The “GSEs were enablers of the subprime crisis” fantasy seems to be based on a false equivalency used by those unfamiliar with the word “nonrecourse.” Private label bonds lost four times as much as the GSEs. Wall Sreet’s originate to distribute model is antithetical to GSEs buy and hold model.

GSEs and banks are a “cartel” is another febrile effort at false equivalency. Does he really think that Wall Street dictated the GSEs’ credit standards, or vice versa?

Finally, empirical analysis has nothing to do with Mr. Eisenger’s political leanings.

“Investors believed they were implicitly guaranteed by the government, and so they were. (Shareholders got hugely diluted, but not wiped out.)”

The Fannie/Freddie investors who got bailed out were the bondholders of GSE-guaranteed mortgages - who were never forced to take any losses - not shareholders.  That Mr. Eisinger makes such a basic mistake about the GSE’s leads me to doubt that he should be offering advice on this topic.

The so called “bailout” of bondholders of GSE-guaranteed mortgages, referenced by the commenter directly above, is less that what it appears.

Based on actual credit losses, GSE bondholders would have lost no more than 4% of principal if the companies were liquidated. But since the GSEs continued operating and their guarantees remained in effect, the bondholders lost nothing and the profits from continued operations will fully pay back the government within one year.

The GSEs were just like Citigroup and Bank of America, too-big-to-fail private companies subject to government regulation. Bank of America, which, like its peers, engaged in industrial scale mortgage fraud, has so far incurred larger losses on mortgages than either Fannie or Freddie.

The “basic mistake” claimed by the commenter refers to his own false distinction.

Following up on Chris’s comments, I’m having a hard time understanding what role these mega-organizations have.  Apart from possibly trying to ensure fairness (which nobody seems to do, anyway), what’s wrong with individuals buying and selling, with buyers taking out mortgages from their local bank?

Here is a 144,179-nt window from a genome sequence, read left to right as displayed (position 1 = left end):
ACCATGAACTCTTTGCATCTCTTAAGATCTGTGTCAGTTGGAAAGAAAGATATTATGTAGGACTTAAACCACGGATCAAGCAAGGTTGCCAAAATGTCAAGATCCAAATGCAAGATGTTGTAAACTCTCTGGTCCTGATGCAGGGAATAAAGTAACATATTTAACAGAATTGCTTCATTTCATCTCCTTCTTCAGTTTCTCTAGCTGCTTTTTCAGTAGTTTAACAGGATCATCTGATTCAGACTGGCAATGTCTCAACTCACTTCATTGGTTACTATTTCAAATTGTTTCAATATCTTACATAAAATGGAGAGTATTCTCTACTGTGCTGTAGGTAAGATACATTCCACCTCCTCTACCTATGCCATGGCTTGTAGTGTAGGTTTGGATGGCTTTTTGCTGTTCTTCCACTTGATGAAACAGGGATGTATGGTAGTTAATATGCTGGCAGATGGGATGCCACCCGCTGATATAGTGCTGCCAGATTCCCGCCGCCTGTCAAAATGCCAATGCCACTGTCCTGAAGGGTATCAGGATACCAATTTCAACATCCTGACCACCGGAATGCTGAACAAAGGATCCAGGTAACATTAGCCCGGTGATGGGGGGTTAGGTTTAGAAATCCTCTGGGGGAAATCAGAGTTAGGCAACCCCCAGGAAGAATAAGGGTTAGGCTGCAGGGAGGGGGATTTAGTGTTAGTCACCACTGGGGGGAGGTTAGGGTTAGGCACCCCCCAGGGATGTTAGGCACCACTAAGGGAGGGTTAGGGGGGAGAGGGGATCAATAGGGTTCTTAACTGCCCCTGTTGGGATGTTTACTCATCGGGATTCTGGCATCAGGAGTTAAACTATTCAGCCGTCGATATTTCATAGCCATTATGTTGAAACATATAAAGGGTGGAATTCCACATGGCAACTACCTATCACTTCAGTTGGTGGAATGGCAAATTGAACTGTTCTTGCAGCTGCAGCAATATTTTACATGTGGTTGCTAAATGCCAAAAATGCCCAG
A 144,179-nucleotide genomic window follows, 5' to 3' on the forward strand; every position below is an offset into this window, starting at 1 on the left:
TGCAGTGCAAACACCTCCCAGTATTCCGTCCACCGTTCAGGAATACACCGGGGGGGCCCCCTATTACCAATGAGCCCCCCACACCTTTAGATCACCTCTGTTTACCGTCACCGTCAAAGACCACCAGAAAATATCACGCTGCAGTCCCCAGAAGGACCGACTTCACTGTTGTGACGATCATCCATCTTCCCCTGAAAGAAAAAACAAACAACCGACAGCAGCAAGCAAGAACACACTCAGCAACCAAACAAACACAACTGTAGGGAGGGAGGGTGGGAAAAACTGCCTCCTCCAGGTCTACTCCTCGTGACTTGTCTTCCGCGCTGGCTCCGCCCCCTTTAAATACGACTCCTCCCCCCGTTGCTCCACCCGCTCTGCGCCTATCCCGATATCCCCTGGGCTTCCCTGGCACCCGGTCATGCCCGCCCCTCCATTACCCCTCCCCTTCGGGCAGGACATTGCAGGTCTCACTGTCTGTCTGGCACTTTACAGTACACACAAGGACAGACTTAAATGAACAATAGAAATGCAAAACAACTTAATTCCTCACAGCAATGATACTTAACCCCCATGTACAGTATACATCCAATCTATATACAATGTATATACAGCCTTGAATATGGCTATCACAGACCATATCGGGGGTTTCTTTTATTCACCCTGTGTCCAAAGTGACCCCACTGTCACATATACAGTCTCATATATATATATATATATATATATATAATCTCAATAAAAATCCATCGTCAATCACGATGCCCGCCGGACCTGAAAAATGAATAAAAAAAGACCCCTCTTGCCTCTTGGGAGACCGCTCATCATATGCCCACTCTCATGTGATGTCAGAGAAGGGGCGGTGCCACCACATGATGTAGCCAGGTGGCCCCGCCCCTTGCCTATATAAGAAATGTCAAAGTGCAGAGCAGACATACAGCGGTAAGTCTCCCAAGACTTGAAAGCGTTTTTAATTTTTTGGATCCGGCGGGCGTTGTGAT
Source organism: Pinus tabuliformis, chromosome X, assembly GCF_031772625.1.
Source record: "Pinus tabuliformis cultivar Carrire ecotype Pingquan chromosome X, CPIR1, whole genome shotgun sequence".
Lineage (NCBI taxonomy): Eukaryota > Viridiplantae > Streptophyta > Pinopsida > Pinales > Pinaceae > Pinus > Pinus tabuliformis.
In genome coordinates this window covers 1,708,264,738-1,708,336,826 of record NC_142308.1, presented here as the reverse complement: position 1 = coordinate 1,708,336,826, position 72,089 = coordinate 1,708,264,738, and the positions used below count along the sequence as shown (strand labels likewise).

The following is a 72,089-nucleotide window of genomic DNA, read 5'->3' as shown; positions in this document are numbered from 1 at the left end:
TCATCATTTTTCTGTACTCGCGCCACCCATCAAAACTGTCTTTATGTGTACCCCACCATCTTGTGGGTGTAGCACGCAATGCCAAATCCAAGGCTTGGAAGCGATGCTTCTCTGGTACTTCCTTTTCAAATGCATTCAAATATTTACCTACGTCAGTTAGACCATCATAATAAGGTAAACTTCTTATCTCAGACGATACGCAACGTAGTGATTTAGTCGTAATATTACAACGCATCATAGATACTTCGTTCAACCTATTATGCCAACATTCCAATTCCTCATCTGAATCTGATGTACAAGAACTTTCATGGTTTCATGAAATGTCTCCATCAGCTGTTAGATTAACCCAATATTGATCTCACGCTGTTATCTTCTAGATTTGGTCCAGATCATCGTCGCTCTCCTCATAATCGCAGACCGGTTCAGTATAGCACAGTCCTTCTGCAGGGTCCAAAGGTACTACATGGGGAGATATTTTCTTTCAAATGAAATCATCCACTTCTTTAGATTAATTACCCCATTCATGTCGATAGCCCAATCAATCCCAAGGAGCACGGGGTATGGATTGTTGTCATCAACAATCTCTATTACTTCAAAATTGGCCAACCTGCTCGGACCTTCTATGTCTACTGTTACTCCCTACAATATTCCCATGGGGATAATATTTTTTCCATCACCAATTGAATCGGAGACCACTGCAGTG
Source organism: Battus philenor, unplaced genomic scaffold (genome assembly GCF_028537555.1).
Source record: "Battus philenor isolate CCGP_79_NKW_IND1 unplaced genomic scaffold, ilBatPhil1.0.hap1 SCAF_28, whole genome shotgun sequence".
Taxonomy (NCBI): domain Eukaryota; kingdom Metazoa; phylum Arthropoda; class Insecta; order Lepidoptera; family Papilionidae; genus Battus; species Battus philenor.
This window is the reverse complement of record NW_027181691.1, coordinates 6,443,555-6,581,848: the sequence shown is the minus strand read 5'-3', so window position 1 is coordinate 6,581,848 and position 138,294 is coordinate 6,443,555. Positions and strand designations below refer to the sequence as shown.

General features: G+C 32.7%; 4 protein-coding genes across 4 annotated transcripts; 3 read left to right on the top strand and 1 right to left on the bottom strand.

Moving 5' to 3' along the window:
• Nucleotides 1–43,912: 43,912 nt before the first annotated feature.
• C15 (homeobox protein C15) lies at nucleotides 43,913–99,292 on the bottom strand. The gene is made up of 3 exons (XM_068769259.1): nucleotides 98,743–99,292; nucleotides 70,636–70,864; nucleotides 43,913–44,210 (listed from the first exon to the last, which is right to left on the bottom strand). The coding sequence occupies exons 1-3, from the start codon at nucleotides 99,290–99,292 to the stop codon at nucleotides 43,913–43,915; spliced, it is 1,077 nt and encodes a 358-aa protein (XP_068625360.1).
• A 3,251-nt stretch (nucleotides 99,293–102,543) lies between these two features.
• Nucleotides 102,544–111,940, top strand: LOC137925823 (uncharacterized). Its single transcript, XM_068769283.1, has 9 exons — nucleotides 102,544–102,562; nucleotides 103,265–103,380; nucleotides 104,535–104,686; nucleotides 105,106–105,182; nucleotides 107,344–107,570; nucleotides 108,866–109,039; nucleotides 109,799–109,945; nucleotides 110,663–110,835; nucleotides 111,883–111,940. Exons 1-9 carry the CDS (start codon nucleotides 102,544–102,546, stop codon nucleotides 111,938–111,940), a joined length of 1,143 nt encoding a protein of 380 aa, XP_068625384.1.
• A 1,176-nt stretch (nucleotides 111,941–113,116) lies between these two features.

To my eyes (though I’m a life-long renter, which is why I’m asking), the only use of a Fannie or Freddie is to obscure responsibility and to create centralized points of failure.  The alternative angle is that Fannie and Freddie could guarantee loans, so that a problem causes buyers to lose their homes and taxes to go up to ensure that the banks or investors never lose money.

Neither of those seem in the public interest, so am I missing something?

@John,  You’re not missing anything.  This is not Right vs Left, it is free market vs crony capitalism.  Now, some will tell you (the democrat/progressive machine) that crony capitalism is a Republican trait.  Look at the current administration.  Who does Obama care help?  the industry or the the American people?  Who does immigaration reform help, industry or the American people?  Who did Dodd-Frank help?  Big Banks or the American people?  Fannie and Freddie burned more Americans than they helped.  Sure lots of people got new homes.  How many of them saw all their equity wiped out and go underwater thanks to CRA.  Lenders didn’t criminially ignore lending requirements, the CRA required them to.  Obama’s only work as a lawyer was blackmailing banks into ignoring lending requirements.  2008 was no accident.  Without it Obama’s administration could not have happened.  It is time Americans start reading history.  Germany in the 1930’s or Russia in the 1910’s would be very good, and scarry, places to start.

clarence swionney

June 15, 2013, 11:33 a.m.

  The Institute For Policy Studies new report on tax havens is awesome.
59 companies had $544 billion in U.S.  profits at he end of 2012.  They are holding offshore $1700-2000 Billion in “profits” much of which was gained in U.S. Sales. All taxes paid elsewhere are deducted from U.S. Obligations.
General Electric has 38B from 108B of income. Honeywell had a 43% increase to 11,6B in 2012.
If they return these profits to the U.S. They would not pay $544 Billion but US Tax Rate on it.
That would help but only dent the 700B Deficit . In 2010, corporations paid a 12..5% Tax Rate.
The firms say if they do return it then it would be used for job creation . Dream on!

Jesse Eisinger